Saturday, July 16, 2011

Not There Yet

Recently, one of my clients told me that she thought she suffered heat stroke after returning from a vacation in a very hot part of the country. She said that she felt terrible and had no appetite for three days. Though she wanted to eat, she couldn't make herself do so. I had two reactions to this: I felt very bad for her that she was so sick for such a long time, and I envied her that she had no appetite for three days.

The latter response is one that I didn't think about, but several days later, as I walked in scorching heat and sweat ran down my brow and thoughts of heat stroke entered my mind, I rolled it around a bit more thoughtfully. My thought as I wondered if I had drunk enough water or been in the sun too long was not, "it'd be awful if I suffered heat stroke, too." I was thinking, "at least I wouldn't want to eat for several days." As soon as I reached the end of this line of thinking, I realized that my relationship with food, much improved as it is, is still not in a good place.

While I have very successfully divorced myself from the idea that some foods are "good" and some are "bad" and will eat whatever I want (though in controlled portions), it became clear that I still embrace the idea deep down that "eating is bad" and "not eating is good". When I was in junior high school, while sitting near one of the more popular girls, I heard her remark that she thought she might be catching a cold or the flu. She said that she hoped that she was because she wanted to lose some weight and that would expedite the process. At that time, I thought about the fact that getting sick never made me not want to eat. In fact, it only made me want to eat more and more unhealthy food.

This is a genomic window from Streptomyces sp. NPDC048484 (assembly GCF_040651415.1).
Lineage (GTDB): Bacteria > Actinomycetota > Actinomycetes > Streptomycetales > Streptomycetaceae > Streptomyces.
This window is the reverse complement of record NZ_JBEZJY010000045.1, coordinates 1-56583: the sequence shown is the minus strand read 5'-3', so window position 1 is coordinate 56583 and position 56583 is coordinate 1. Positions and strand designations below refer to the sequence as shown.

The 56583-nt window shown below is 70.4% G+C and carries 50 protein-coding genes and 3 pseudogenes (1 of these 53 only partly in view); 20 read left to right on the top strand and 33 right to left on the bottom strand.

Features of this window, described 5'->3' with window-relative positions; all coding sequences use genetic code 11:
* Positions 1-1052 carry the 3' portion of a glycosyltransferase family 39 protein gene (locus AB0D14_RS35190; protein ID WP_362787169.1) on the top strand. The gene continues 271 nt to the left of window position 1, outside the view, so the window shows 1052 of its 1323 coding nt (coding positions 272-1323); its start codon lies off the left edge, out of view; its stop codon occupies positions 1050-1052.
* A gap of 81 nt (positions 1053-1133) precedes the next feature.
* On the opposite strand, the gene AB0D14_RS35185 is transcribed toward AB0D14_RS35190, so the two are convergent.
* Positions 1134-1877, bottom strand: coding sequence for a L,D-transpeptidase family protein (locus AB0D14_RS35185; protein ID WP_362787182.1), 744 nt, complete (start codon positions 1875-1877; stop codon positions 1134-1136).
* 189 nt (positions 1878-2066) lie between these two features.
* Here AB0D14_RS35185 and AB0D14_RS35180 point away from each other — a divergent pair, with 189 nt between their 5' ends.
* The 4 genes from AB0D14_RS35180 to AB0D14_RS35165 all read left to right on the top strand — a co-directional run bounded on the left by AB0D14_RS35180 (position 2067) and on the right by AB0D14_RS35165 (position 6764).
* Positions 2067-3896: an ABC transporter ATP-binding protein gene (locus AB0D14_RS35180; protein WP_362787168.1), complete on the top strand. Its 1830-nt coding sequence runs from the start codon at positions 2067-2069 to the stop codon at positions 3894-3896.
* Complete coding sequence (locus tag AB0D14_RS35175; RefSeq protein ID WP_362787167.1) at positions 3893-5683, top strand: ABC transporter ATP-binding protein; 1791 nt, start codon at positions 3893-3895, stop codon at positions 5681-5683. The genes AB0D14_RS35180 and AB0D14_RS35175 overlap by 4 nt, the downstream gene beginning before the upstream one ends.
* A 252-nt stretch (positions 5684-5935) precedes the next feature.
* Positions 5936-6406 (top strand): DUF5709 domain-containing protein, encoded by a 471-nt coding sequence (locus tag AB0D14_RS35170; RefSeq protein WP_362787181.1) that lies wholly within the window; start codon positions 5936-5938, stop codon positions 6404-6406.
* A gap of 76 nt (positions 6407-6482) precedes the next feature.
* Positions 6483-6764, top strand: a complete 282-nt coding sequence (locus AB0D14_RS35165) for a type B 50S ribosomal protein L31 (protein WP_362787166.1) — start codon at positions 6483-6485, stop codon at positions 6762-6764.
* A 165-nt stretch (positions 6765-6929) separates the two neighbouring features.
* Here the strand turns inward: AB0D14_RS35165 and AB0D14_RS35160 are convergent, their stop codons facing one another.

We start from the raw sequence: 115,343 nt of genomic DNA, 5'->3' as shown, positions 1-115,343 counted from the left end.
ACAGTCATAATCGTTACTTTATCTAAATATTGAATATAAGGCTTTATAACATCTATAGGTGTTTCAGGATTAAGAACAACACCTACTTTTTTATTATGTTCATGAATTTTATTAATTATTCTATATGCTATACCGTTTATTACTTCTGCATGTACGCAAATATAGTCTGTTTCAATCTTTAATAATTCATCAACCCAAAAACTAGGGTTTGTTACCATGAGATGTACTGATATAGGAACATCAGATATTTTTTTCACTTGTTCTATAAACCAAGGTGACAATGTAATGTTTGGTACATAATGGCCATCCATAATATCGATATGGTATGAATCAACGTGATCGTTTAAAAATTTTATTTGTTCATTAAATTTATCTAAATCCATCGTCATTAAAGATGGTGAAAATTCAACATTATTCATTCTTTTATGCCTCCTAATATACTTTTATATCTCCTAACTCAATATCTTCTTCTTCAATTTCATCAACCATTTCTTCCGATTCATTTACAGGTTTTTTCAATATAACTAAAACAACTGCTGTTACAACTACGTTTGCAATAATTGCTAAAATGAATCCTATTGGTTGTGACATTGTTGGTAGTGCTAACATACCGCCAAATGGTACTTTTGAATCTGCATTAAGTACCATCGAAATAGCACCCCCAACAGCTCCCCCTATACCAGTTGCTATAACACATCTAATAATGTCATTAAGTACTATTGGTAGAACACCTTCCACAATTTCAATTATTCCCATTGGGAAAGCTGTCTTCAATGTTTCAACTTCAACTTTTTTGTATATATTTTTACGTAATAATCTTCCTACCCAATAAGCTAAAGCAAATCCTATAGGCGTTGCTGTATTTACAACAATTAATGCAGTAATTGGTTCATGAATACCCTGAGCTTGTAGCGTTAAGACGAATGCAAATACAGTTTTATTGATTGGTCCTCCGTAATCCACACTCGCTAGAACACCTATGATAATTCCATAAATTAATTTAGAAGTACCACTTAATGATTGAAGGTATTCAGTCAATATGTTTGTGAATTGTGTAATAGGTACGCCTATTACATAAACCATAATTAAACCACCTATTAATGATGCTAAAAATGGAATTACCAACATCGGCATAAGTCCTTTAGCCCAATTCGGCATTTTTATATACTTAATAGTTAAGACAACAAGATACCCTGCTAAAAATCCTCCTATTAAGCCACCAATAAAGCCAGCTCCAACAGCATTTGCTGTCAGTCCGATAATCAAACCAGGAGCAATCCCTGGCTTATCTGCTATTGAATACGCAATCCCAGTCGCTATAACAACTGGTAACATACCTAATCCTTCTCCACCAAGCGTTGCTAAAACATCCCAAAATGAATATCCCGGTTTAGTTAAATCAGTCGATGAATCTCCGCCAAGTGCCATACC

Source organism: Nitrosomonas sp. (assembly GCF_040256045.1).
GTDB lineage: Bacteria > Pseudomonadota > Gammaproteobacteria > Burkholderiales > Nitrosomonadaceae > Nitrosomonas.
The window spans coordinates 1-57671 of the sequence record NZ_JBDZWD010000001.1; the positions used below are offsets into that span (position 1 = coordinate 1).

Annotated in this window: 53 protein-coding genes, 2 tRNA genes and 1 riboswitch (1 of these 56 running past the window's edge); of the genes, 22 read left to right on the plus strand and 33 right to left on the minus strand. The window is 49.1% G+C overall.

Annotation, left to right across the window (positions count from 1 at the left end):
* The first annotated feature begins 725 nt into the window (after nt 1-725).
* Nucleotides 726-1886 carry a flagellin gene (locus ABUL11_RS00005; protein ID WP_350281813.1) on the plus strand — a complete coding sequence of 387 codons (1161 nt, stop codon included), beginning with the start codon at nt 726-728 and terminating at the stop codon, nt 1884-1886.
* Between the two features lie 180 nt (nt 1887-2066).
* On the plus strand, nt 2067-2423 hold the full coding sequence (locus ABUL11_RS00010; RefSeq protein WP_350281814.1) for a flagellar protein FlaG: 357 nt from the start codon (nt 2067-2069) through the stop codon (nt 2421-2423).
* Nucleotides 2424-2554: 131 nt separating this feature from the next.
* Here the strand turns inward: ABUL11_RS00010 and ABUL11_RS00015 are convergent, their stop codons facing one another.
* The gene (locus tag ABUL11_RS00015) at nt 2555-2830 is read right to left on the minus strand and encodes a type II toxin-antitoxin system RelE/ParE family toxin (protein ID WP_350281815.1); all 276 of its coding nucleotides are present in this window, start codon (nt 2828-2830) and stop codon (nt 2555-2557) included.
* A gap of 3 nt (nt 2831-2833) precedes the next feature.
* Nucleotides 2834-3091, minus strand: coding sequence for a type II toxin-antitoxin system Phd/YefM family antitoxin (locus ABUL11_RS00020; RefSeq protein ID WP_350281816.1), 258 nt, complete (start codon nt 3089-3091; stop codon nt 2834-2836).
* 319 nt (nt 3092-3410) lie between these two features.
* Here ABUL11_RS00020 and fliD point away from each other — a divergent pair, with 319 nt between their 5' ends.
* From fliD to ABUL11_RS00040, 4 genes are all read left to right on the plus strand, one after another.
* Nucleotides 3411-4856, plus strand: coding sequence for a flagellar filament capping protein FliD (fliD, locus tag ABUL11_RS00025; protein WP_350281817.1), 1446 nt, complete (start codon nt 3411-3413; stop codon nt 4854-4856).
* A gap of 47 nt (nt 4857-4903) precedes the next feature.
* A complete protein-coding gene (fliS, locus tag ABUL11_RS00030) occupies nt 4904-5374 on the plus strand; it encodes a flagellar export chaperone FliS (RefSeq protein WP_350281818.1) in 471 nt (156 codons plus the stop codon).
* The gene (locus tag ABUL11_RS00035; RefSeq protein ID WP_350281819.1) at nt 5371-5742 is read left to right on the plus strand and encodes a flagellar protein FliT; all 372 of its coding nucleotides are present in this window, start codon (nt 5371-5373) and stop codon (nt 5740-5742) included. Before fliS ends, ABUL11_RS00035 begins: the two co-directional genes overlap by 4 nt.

Eating is a part of life. It's for pleasure. It's for sustenance. It's an experience that we should approach with joyous anticipation at the variety of experience and quality of nourishment that we are about to receive. It's a part of our celebrations of important events and a component of building rich memories. Instead of viewing the desire to eat in such a light, some part of me still sees having an appetite as an undesirable impulse.

Part of the reason I feel this way, I'm certain, is all of the censure I have received all of my life for wanting to eat. Fat people aren't supposed to eat at all. They should lose weight in order to gain the privilege others have to nourish themselves. If they must eat, they must only eat for nutrition and never for pleasure. For fat people, wanting to eat is "bad". Not wanting to eat is "good". Part of me, the conscious part, has no interest in being a "good fatty", but obviously some unconscious part of me still subscribes to the idea that I shouldn't want to eat.

Not all of these feelings are inspired by direct societal messages about being a "bad fatty". Some of it is also the result of a life spent fighting urges to eat things that made me heavier and failing to resist those urges. The battle fatigue I sometimes feel at not acting on hunger immediately quite naturally inspires a sense that it'll all be a hell of a lot easier if I had less of an appetite.

Frankly, I do have less of an appetite now than before, but I still feel like eating more than I do most of the time (and definitely more often than I do). The bottom line is that I think I would eat nearly all of the time some days if I didn't resist my urges. And I know that doing so would result in an ever upward spiral of eating more until I started to put weight back on again. The appetite can contract through behavior modification and gradual reduction in portions, but it can so easily expand through similar increases.

Sometimes, I'd just like to dive into a pile of food and not come up for air until I'm ready to burst, and occasionally, I do that and regret it a little because I feel uncomfortably full. Fortunately, doing so rarely lands me at consuming more than 2500 calories in a day these days, so it's not a serious problem. However, I'd still rather not want to do it at all. I need to deal with the part of me that thinks being sick and not eating might be better than being well and eating. At this point in time, I'm at the recognition stage. From here, I have to work on healing my thinking in this regard so I can form an even better relationship psychologically with food.